Tuesday, June 11, 2019


Photo: Lusaka Times
Every society plans its future; that is why it puts its resources into making sure that the younger and the future generations live a life better than the previous one's. As such, every attempt is made to make sure that mistakes are not made and left for the next generation to grabble with. Ideally, this is how communities have been styling themselves traditionally for generations. 

But is this still the case in a world in which every aspect of our lives has been commoditized and given a monetary value? In this world of neoliberal capitalism, money is a virtue. 

During the Women Deliver 2019 plenary session among world leaders like Canada's Justin Trudeau, 18-year old Natasha Mwansa challenged world leaders that they cannot make decisions for the youth. The young Zambian activist changed leaders to include the young in power because the decisions these leaders make affect the youth.

However, this manner of running societies seems not to be the case now. In Africa, leaders stay too long in power so much so that they become too old to work and even walk. African leaders become so much out of touch with the future of their countries that they live as if they are immortal.  They embezzle public funds, divide communities and leave behind bitterness that the future generations have to deal with.

In the west, and the USA especially, the younger generation is asking the older generation to take climate change seriously and to curb gun violence. No, the older generation is thinking of bigger money to even care about the future of their children and grandchildren. "What climate change? What gun violence?" they ask!

In Europe, Greta Thunberg of Sweden is making waves in the world as the voice concerned about the future of our planet. In America, it is the students not adult, who are talking about gun violence. "We're all working together, which is something we haven't seen from the adults in a very long time," said Cate Whitman, a high school student in New York.

Money is the language they understand! What a world!
Kuir ё Garang is the editor of THE PHILOSOPHICAL REFUGEE. You can follow him on Twitter @kuirthiy 


Dear Melbournians, the South Sudanese people to be precise. Do you think we have seen it all? Do you think we have seen that: I mean in the aftermath of yesteryears, in regard to our culture and the notions around identity and belonging? Do you think we have seen the true reaping of what we sowed years ago? Do you really think so? After all, did we really sow anything like seeds and that there’s something to be reaped? Did we really live it out well to be seen today?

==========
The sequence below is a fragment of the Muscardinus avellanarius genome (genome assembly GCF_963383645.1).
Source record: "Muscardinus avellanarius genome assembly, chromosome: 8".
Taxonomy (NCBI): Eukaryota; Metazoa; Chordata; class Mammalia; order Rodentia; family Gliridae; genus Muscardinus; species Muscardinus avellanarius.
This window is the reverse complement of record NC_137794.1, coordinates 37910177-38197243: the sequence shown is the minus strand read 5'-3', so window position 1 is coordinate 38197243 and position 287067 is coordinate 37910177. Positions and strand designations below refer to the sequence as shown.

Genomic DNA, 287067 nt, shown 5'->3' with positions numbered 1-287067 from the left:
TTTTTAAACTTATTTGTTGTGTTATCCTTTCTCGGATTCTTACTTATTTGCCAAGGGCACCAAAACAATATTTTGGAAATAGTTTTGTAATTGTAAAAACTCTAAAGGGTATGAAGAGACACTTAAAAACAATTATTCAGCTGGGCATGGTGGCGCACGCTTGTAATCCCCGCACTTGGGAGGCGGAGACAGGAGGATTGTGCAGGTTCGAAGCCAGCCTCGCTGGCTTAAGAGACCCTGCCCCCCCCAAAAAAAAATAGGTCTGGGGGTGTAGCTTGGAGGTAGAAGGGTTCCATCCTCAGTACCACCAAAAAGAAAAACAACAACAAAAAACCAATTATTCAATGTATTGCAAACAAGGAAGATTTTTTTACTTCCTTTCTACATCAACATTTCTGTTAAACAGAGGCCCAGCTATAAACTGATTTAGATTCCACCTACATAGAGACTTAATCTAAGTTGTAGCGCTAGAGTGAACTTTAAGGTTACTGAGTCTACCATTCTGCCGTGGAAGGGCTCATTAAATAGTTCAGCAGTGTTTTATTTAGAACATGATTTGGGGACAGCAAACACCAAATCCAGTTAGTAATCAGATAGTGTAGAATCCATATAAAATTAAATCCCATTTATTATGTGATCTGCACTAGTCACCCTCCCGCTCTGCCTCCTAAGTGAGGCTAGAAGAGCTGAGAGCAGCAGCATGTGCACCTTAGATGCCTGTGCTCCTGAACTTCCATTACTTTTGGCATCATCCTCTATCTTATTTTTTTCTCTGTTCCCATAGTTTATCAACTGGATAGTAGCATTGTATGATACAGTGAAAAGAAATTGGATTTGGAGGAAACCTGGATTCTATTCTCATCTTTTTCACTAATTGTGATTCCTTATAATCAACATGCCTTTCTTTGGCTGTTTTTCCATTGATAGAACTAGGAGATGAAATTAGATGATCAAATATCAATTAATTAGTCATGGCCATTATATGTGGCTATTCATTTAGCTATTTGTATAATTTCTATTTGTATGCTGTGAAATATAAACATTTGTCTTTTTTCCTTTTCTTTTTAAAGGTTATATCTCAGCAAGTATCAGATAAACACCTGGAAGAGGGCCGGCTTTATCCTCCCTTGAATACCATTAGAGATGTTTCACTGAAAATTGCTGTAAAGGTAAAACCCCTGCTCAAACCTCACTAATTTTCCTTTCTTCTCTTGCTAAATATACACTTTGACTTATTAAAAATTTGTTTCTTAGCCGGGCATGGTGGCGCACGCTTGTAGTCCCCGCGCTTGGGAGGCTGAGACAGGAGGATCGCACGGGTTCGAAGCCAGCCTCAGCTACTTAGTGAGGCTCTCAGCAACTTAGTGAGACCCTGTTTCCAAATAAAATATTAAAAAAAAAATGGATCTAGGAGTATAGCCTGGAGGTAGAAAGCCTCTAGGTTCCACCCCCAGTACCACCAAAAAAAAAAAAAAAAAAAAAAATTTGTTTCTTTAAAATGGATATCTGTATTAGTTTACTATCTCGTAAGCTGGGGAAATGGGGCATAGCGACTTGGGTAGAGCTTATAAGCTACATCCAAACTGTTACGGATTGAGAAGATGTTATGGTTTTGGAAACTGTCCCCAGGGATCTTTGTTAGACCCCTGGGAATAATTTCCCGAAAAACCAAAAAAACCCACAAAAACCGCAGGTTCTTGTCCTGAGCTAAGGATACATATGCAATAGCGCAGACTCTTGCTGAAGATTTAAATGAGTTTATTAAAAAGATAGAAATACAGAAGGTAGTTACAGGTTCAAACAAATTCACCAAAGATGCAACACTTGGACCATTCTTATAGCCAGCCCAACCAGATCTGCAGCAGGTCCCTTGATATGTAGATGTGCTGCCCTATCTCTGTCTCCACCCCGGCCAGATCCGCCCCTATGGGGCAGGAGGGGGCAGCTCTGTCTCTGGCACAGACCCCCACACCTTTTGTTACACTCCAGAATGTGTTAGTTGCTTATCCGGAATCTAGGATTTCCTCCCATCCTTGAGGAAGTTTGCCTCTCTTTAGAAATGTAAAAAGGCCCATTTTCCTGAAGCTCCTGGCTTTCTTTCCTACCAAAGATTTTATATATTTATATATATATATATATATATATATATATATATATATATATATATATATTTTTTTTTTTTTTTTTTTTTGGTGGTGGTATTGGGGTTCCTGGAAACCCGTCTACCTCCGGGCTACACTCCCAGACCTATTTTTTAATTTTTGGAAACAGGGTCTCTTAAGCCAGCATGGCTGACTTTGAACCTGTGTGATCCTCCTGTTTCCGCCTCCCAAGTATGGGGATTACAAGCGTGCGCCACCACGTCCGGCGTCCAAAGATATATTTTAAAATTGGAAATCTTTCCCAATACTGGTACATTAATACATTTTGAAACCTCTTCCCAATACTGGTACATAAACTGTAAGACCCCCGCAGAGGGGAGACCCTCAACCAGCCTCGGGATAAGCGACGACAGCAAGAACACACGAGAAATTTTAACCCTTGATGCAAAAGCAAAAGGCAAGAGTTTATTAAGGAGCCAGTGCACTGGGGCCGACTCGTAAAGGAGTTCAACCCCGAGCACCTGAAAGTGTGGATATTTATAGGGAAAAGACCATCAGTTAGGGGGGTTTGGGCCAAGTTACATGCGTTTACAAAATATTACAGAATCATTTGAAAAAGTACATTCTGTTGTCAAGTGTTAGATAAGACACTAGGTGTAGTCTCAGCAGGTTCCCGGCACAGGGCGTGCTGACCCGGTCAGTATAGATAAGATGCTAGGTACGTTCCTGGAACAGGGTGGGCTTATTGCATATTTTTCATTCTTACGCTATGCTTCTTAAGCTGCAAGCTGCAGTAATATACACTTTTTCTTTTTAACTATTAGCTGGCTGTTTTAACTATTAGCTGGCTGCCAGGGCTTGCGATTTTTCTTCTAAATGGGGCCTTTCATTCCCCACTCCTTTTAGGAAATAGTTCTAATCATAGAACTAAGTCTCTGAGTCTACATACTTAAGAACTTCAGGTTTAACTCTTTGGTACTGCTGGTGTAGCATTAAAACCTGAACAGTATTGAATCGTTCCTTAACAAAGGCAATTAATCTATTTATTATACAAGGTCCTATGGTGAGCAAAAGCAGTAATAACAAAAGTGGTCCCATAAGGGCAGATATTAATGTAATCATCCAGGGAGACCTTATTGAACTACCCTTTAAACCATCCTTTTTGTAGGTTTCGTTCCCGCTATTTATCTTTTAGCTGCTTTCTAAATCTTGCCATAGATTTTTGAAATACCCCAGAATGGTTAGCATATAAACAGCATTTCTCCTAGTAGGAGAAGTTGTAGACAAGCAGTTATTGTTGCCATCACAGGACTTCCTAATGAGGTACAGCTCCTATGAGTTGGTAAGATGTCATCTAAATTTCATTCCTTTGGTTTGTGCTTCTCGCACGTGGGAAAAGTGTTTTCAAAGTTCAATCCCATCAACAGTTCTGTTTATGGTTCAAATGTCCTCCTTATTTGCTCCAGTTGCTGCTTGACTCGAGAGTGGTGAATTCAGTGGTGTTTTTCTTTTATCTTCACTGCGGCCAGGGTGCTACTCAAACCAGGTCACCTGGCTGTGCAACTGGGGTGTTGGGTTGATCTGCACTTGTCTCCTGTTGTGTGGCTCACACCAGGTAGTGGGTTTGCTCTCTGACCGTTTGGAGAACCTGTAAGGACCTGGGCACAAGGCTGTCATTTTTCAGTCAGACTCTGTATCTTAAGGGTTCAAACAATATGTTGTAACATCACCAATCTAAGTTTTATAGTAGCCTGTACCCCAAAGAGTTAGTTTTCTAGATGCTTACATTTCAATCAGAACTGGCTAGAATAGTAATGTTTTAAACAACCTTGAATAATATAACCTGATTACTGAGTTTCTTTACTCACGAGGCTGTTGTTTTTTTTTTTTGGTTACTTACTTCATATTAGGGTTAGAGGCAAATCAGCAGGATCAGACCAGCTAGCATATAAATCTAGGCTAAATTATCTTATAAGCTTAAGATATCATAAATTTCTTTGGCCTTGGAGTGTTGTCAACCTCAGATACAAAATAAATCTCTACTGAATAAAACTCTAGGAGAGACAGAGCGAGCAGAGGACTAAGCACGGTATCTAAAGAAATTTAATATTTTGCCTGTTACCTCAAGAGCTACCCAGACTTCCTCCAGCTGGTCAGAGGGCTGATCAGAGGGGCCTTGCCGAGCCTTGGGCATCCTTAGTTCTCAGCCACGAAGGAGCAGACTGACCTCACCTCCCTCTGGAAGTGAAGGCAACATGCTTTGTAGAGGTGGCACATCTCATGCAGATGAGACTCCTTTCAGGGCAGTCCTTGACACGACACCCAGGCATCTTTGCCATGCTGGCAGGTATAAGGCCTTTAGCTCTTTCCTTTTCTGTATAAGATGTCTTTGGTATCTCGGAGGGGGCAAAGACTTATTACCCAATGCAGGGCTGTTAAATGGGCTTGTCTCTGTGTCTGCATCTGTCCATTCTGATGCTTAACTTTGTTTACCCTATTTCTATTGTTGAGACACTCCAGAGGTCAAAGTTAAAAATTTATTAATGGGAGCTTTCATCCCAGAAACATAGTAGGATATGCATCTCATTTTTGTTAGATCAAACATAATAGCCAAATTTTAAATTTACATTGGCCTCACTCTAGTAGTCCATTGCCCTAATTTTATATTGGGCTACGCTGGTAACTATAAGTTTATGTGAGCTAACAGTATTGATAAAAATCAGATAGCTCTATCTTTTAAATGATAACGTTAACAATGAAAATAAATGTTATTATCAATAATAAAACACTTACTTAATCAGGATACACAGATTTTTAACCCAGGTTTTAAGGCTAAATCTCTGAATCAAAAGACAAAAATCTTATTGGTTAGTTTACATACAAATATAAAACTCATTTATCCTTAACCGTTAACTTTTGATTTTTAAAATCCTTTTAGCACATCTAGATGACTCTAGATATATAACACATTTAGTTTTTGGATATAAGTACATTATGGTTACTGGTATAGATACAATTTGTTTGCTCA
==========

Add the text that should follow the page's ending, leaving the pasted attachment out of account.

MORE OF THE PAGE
I am sorry to have bothered you, my potential readers, with questions regarding our social, economic, and political location in our host society: Australia. I think we have not seen it all and as a whole: The idea that people are bound by certain values and beliefs of significance to them. This requires cooperation and role-specific obligations on the roles of every man and woman across a given people and their society.


While it is possible for us to racially discriminate or judge people we know, the chances of judging people we know diminish significantly the more we know them. An easy example of the importance of understanding others is the attitude people develop when they want to harm others or when they want to deny them something valuable. Essentially, before you fight someone, you insult them. Insults are attempts at diminishing the value of people, an attempt at estranging them, as Toni Morrison argued in The Origin of Others. It is easy to discriminate against strangers or make others strangers or dehumanized in order to discriminate against them.

Transformational Leadership, Inclusive Institutions and Service Provision

Leadership, given what is happening now in South Sudan, and generally in Africa, fascinates me. And it fascinates me not in a good way but because of the sociopolitical and socioeconomic ills facing the African continent and most of the so-called 'Third World.' To me, South Sudan, now, is a classic case.

Rebellion by disaffected politico-military leaders and repression by the government of South Sudan in Juba have stunted institutional development and leadership growth. This has made service provision almost irrelevant as political survival has taken primacy and supremacy. CLICK HERE TO READ MORE

‘Black’ as an Identity Oversimplification and Mockery

Black as a universalized cultural identity of the African Person (AP)* is a residual effect of slave and colonial mentality; a racial/race paradigm. It is a malady I call, conservatively speaking, stuck-in-the-past syndrome of color constraints. Black could be an on-the-street ‘social identifier’ of race figures not a meaningful phenomenon of deep cultural identification on a universal scale.

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